In Texas, if you face charges for a crime, you may be able to justify your acts through the necessity defense. The necessity defense is an affirmative defense and a defense that can explain your conduct.
If you had no choice but to harm another person to protect yourself, you may not have criminal culpability.
Were you in imminent danger?
One of the most important elements of the necessity defense is that you have to believe in the necessity of your conduct. At the time of the assault, did you fear imminent harm? For example, if another person tries to attack you, you can respond in self-defense. Likewise, if you see someone attacking another person, you can use force to help them.
Keep in mind that imminent danger refers to the incident itself. You cannot take action against someone out of fear of future threats.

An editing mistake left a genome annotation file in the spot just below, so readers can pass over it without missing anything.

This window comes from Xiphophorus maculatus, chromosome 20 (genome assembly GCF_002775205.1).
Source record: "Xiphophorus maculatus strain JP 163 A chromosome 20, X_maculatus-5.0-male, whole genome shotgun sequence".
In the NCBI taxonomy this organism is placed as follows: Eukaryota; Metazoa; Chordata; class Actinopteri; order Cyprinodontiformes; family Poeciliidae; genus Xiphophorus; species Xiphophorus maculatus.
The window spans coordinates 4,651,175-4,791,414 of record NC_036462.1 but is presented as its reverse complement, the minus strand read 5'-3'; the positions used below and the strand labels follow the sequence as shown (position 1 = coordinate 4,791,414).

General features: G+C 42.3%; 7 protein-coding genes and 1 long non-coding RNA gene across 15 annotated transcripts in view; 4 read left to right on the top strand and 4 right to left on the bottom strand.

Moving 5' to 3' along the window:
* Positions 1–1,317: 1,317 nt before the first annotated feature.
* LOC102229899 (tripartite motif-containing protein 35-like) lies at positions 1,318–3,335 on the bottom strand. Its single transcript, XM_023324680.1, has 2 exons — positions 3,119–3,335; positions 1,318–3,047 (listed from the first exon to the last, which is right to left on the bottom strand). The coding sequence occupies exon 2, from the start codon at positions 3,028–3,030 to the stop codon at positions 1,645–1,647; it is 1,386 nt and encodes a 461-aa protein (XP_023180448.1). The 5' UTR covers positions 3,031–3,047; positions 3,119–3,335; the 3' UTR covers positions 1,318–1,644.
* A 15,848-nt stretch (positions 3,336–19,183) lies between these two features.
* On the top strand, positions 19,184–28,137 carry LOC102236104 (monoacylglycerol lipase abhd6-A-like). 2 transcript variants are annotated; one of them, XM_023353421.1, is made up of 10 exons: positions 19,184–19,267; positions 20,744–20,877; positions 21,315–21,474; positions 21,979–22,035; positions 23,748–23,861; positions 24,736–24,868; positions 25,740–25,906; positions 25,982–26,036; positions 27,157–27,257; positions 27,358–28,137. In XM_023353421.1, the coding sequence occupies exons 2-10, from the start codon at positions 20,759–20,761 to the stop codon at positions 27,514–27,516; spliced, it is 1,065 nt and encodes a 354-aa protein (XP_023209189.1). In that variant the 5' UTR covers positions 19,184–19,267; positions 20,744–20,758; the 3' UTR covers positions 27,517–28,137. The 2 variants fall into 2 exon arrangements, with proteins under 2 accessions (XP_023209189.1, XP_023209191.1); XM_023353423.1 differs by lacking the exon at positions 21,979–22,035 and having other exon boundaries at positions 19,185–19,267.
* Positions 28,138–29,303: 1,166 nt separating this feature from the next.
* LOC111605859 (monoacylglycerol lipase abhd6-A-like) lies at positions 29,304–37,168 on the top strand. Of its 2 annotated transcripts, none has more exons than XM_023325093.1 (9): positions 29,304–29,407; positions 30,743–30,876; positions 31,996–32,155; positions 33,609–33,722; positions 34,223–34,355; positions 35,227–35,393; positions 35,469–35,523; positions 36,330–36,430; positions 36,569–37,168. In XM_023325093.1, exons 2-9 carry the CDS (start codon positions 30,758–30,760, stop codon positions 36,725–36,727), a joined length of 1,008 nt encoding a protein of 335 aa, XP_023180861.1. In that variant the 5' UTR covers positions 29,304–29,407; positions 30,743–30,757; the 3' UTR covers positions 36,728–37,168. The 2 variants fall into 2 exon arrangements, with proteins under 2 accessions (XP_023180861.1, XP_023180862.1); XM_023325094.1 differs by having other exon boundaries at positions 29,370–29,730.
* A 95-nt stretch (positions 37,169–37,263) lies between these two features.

Did you act reasonably?
Your actions under the necessity defense must not be unreasonable. When you use the necessity defense, a jury must consider the harm you caused with the action and the harm you avoided through the action. The person must also pose an actual or credible threat. For example, if someone makes a threat as a joke or if the threat is hyperbole, you do not have a defense against assault.
Jurors decide reasonable actions by considering how they would act in a similar situation. For instance, if someone witnesses an assault against someone they love, they are likely to hit or strike the assailant to protect the other person.
In some cases, if you can prove the necessity defense, the prosecution may drop assault charges entirely.